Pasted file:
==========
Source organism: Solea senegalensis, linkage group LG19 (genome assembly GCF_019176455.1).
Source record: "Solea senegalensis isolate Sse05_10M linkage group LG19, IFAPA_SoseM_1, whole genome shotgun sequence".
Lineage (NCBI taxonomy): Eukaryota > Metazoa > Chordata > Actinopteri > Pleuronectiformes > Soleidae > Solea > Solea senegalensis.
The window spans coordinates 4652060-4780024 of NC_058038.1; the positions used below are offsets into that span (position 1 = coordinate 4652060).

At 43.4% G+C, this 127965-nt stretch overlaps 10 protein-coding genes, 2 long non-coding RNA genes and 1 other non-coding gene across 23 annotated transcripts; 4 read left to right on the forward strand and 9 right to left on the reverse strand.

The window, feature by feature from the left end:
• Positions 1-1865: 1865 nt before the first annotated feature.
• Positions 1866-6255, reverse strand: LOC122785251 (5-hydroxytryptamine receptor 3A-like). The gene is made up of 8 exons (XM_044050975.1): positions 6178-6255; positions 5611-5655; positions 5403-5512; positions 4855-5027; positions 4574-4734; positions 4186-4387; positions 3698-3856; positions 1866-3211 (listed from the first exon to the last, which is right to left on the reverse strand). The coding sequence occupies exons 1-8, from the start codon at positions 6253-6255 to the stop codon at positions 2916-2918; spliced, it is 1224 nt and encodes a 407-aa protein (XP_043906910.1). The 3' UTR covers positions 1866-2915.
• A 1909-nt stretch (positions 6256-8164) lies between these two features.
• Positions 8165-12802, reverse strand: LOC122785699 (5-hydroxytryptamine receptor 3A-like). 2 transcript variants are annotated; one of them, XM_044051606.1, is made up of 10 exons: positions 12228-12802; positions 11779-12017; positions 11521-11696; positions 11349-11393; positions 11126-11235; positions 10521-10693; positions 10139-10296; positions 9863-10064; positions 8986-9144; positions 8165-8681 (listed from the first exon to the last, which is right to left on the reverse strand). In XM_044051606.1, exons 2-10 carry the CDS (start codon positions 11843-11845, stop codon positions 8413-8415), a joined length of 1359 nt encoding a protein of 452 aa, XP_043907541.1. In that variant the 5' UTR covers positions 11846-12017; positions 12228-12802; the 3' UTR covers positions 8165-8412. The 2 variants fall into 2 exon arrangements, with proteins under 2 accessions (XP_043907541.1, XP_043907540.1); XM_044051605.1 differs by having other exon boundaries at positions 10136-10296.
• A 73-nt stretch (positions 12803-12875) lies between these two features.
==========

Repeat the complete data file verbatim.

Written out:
Source organism: Solea senegalensis, linkage group LG19 (genome assembly GCF_019176455.1).
Source record: "Solea senegalensis isolate Sse05_10M linkage group LG19, IFAPA_SoseM_1, whole genome shotgun sequence".
Lineage (NCBI taxonomy): Eukaryota > Metazoa > Chordata > Actinopteri > Pleuronectiformes > Soleidae > Solea > Solea senegalensis.
The window spans coordinates 4652060-4780024 of NC_058038.1; the positions used below are offsets into that span (position 1 = coordinate 4652060).

At 43.4% G+C, this 127965-nt stretch overlaps 10 protein-coding genes, 2 long non-coding RNA genes and 1 other non-coding gene across 23 annotated transcripts; 4 read left to right on the forward strand and 9 right to left on the reverse strand.

The window, feature by feature from the left end:
• Positions 1-1865: 1865 nt before the first annotated feature.
• Positions 1866-6255, reverse strand: LOC122785251 (5-hydroxytryptamine receptor 3A-like). The gene is made up of 8 exons (XM_044050975.1): positions 6178-6255; positions 5611-5655; positions 5403-5512; positions 4855-5027; positions 4574-4734; positions 4186-4387; positions 3698-3856; positions 1866-3211 (listed from the first exon to the last, which is right to left on the reverse strand). The coding sequence occupies exons 1-8, from the start codon at positions 6253-6255 to the stop codon at positions 2916-2918; spliced, it is 1224 nt and encodes a 407-aa protein (XP_043906910.1). The 3' UTR covers positions 1866-2915.
• A 1909-nt stretch (positions 6256-8164) lies between these two features.
• Positions 8165-12802, reverse strand: LOC122785699 (5-hydroxytryptamine receptor 3A-like). 2 transcript variants are annotated; one of them, XM_044051606.1, is made up of 10 exons: positions 12228-12802; positions 11779-12017; positions 11521-11696; positions 11349-11393; positions 11126-11235; positions 10521-10693; positions 10139-10296; positions 9863-10064; positions 8986-9144; positions 8165-8681 (listed from the first exon to the last, which is right to left on the reverse strand). In XM_044051606.1, exons 2-10 carry the CDS (start codon positions 11843-11845, stop codon positions 8413-8415), a joined length of 1359 nt encoding a protein of 452 aa, XP_043907541.1. In that variant the 5' UTR covers positions 11846-12017; positions 12228-12802; the 3' UTR covers positions 8165-8412. The 2 variants fall into 2 exon arrangements, with proteins under 2 accessions (XP_043907541.1, XP_043907540.1); XM_044051605.1 differs by having other exon boundaries at positions 10136-10296.
• A 73-nt stretch (positions 12803-12875) lies between these two features.